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Effect of Mental Imagery Training on Brain Plasticity and Motor Function in Individuals With Parkinson's Disease

The safety and scientific validity of this study is the responsibility of the study sponsor and investigators. Listing a study does not mean it has been evaluated by the U.S. Federal Government. Read our disclaimer for details.
 
ClinicalTrials.gov Identifier: NCT03623386
Recruitment Status : Suspended (due to COVID-19 outbreak)
First Posted : August 9, 2018
Last Update Posted : June 4, 2020
Sponsor:
Information provided by (Responsible Party):
Yale University

Brief Summary:
Effect of Mental Imagery Training on Brain Plasticity and Motor Function in Individuals with Parkinson's Disease: A functional MRI investigation.

Condition or disease Intervention/treatment Phase
Parkinson Disease Other: PD neurofeedback Other: PD control Not Applicable

Detailed Description:
This project will examine the effect of functional MRI-based neurofeedback on brain plasticity and motor performance in patients with Parkinson's Disease (PD).

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Study Type : Interventional  (Clinical Trial)
Estimated Enrollment : 50 participants
Allocation: Randomized
Intervention Model: Parallel Assignment
Intervention Model Description: 2 cohort
Masking: Double (Participant, Outcomes Assessor)
Masking Description: double blinded
Primary Purpose: Treatment
Official Title: Effect of Mental Imagery Training on Brain Plasticity and Motor Function in Individuals With Parkinson's Disease: A Functional MRI Investigation
Actual Study Start Date : August 10, 2018
Estimated Primary Completion Date : June 30, 2023
Estimated Study Completion Date : December 31, 2023

Resource links provided by the National Library of Medicine


Arm Intervention/treatment
Experimental: Patients with PD neurofeedback training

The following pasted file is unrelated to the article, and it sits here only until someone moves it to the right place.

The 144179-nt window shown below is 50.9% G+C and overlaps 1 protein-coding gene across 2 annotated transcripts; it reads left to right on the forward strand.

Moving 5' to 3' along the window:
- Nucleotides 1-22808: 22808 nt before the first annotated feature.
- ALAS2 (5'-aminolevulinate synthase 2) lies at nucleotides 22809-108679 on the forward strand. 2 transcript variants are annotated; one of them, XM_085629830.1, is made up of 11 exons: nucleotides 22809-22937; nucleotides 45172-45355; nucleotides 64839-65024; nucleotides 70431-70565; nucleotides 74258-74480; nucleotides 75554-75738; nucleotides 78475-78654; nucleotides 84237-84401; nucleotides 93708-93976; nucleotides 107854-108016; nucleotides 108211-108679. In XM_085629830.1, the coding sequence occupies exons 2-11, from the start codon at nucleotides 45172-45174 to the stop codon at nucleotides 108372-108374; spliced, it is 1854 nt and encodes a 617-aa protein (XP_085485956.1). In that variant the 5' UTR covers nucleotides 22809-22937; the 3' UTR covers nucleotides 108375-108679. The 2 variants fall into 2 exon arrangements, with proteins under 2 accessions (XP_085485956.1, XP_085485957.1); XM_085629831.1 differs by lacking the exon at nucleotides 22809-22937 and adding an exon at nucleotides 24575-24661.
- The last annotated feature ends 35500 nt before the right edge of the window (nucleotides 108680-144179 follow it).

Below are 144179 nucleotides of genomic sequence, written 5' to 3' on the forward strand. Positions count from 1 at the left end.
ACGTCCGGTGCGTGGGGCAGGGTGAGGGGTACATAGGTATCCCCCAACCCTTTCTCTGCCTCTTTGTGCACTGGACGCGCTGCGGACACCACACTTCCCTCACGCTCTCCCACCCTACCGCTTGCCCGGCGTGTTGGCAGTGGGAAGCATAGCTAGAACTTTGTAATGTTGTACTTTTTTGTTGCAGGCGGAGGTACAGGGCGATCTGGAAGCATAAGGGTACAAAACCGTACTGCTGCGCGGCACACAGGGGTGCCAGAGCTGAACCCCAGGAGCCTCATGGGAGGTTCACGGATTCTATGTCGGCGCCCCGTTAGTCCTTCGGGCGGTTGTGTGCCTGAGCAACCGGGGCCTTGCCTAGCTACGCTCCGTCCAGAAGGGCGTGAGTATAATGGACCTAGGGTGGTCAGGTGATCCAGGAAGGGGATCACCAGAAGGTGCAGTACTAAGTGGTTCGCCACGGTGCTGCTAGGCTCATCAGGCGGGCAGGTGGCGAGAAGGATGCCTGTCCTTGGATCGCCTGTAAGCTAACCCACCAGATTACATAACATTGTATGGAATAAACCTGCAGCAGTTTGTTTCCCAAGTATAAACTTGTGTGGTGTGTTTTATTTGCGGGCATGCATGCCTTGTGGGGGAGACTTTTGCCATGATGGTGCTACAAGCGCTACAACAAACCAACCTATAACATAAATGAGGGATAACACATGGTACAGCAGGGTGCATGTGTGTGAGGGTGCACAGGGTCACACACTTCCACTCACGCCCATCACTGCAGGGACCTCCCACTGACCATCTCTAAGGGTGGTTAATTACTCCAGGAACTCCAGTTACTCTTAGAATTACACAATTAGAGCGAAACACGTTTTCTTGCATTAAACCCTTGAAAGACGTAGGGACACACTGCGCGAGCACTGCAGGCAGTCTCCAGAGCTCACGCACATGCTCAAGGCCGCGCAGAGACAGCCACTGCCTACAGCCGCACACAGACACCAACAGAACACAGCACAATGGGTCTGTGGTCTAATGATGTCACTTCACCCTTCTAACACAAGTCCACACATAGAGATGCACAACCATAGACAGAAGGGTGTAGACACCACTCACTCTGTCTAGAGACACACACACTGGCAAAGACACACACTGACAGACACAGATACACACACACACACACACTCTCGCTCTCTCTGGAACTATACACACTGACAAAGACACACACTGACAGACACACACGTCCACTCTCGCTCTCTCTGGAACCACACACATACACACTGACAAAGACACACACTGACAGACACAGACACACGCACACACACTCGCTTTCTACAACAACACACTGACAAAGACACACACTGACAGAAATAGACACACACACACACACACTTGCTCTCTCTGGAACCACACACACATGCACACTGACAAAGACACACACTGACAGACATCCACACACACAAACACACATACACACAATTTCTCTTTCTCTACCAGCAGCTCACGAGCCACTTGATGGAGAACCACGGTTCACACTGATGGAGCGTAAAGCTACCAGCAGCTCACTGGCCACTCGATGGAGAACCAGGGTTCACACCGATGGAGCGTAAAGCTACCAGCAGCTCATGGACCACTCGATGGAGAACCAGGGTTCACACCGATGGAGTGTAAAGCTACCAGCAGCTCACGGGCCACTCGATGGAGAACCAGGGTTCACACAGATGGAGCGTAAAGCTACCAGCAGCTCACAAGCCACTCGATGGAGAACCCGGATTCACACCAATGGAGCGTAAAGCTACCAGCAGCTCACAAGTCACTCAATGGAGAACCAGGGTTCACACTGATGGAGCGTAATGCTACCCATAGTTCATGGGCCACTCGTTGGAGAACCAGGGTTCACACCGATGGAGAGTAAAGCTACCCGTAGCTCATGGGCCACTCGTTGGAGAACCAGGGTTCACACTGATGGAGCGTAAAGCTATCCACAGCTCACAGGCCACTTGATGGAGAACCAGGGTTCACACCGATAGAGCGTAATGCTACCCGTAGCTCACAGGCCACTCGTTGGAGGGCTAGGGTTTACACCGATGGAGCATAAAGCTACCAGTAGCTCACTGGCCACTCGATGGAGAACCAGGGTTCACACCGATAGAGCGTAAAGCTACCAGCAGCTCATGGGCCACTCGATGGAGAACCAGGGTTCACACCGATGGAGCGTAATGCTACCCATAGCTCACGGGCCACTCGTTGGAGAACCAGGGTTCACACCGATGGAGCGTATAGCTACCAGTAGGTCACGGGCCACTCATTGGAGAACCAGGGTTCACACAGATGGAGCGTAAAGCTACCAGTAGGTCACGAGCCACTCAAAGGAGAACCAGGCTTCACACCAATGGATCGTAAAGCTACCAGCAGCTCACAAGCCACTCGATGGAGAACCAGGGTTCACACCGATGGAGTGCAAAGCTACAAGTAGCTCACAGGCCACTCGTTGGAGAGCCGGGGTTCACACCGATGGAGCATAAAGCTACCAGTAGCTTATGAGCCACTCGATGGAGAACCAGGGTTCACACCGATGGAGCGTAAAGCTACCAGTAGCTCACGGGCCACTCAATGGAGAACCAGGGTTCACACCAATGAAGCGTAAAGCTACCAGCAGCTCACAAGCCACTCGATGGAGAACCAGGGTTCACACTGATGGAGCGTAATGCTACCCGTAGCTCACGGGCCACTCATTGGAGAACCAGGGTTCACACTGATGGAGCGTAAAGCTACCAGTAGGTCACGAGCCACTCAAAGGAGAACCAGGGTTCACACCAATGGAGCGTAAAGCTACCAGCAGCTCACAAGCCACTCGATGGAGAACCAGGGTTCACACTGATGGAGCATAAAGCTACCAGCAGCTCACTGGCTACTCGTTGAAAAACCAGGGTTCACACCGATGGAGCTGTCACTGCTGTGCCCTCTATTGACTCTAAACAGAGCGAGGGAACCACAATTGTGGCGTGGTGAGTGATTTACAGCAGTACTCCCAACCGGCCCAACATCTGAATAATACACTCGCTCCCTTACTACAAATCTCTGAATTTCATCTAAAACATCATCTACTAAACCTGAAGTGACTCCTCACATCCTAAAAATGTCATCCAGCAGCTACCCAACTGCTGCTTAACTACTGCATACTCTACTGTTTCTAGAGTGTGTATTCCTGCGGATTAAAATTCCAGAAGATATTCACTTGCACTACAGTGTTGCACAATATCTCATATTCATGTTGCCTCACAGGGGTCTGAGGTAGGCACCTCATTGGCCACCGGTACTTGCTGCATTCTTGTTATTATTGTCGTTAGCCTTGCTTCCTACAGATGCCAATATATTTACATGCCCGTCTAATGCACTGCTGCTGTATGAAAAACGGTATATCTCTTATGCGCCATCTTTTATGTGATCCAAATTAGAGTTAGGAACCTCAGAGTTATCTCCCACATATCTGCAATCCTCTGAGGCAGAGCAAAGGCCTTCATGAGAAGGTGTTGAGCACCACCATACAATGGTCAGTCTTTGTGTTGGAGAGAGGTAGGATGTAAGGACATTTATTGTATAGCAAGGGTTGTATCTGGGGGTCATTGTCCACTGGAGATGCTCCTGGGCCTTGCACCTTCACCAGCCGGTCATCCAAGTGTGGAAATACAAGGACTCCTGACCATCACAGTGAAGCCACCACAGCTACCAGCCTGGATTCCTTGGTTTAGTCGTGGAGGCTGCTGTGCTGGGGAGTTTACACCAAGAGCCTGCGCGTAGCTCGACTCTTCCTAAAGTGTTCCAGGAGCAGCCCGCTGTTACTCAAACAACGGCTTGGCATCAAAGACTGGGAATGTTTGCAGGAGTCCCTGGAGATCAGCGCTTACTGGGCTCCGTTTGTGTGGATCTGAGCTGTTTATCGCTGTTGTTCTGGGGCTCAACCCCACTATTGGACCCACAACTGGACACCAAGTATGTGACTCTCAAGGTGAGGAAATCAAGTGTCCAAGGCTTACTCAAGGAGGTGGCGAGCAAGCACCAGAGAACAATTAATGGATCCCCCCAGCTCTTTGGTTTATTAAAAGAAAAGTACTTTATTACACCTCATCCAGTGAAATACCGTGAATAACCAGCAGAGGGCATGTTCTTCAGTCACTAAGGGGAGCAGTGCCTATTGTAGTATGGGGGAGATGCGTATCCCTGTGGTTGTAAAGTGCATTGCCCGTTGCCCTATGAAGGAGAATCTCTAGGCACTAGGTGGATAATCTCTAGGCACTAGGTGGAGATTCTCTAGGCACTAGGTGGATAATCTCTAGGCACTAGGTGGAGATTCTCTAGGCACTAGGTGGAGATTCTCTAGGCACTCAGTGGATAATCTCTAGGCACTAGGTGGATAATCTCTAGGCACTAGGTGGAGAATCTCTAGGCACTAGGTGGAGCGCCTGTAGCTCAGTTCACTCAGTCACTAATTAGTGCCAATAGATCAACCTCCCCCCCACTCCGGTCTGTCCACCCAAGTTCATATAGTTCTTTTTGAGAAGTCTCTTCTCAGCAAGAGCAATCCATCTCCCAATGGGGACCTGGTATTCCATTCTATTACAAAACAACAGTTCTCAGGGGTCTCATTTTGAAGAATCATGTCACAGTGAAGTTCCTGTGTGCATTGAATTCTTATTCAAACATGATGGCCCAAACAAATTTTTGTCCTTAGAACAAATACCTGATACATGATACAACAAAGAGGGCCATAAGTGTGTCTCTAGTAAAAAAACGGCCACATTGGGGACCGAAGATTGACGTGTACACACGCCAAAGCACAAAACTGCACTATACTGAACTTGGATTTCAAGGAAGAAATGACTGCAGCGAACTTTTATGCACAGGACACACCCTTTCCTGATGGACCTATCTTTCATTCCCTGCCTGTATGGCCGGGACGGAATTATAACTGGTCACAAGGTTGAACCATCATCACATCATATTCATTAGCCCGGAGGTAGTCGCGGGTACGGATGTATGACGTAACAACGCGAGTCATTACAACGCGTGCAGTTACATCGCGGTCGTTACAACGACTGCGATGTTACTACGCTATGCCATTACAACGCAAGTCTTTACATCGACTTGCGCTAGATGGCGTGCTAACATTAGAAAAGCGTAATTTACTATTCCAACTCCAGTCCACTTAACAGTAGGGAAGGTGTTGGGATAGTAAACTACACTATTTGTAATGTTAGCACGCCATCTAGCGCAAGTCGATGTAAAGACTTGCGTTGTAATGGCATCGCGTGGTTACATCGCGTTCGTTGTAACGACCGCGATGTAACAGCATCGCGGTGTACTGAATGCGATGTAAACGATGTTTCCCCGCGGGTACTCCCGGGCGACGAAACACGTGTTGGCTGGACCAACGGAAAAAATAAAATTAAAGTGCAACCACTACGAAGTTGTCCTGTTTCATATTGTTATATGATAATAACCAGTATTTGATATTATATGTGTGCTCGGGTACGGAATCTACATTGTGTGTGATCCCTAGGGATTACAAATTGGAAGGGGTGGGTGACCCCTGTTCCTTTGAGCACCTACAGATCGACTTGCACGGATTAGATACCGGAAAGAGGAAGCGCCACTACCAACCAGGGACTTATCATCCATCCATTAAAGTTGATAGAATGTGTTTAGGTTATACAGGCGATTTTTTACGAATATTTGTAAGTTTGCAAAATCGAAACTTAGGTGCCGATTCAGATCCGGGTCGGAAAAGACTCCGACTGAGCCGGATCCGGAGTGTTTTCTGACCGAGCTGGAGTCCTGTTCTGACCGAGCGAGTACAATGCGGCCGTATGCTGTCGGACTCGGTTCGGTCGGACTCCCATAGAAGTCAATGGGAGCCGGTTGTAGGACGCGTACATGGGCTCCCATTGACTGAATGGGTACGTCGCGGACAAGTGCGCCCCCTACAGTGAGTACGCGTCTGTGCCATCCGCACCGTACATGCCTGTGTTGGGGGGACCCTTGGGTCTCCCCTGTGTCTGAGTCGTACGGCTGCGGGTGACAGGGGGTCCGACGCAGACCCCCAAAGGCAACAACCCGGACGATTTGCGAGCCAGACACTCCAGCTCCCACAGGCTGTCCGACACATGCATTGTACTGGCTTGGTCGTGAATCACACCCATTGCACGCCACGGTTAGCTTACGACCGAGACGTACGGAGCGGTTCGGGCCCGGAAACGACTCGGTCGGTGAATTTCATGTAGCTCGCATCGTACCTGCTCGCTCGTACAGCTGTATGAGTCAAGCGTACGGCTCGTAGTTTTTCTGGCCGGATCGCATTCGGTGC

Patients will receive neurofeedback training.
Other: PD neurofeedback
PD-neurofeedback subjects will practice motor imagery in the MRI scanner and receive neurofeedback on their performance. There will be a total of 10-12 neurofeedback sessions on two separate days. Subjects will continue practicing motor imagery at home every day throughout the study period for 4-6 weeks.

Active Comparator: Patients with PD control
Patients will not receive neurofeedback training.
Other: PD control
PD-control subjects will practice visual imagery (e.g., of scenery, objects, etc., but not of movement) in the MRI scanner and will not receive neurofeedback on their performance. Subjects will continue practicing visual imagery at home every day throughout the study period for 4-6 weeks.




Primary Outcome Measures :
  1. Change in right insula-dorsomedial frontal cortex functional connectivity strength. [ Time Frame: 4-6 weeks ]
    The functional connectivity strength between the subjects' right insula and dorsomedial frontal cortex will be measured at baseline and post-intervention as each group of subjects engages in their respective imagery tasks. Functional connectivity will be measured as the correlation value between the functional MRI signal time courses obtained from these two brain regions.

  2. Change in resting-state functional connectivity of the right insula and dorsomedial frontal cortex. [ Time Frame: 4-6 weeks ]
    We will obtain resting-state functional MRI scans from the PD-neurofeedback and PD-control groups at baseline and post-intervention to examine the changes in intrinsic functional connectivity of the right insula and dorsomedial frontal cortex with each other and with the whole brain. Functional connectivity will be measured as the correlation value between the functional MRI signal time courses obtained from these two brain regions and every other brain region.

  3. Change in motor impairment [ Time Frame: 4-6 weeks ]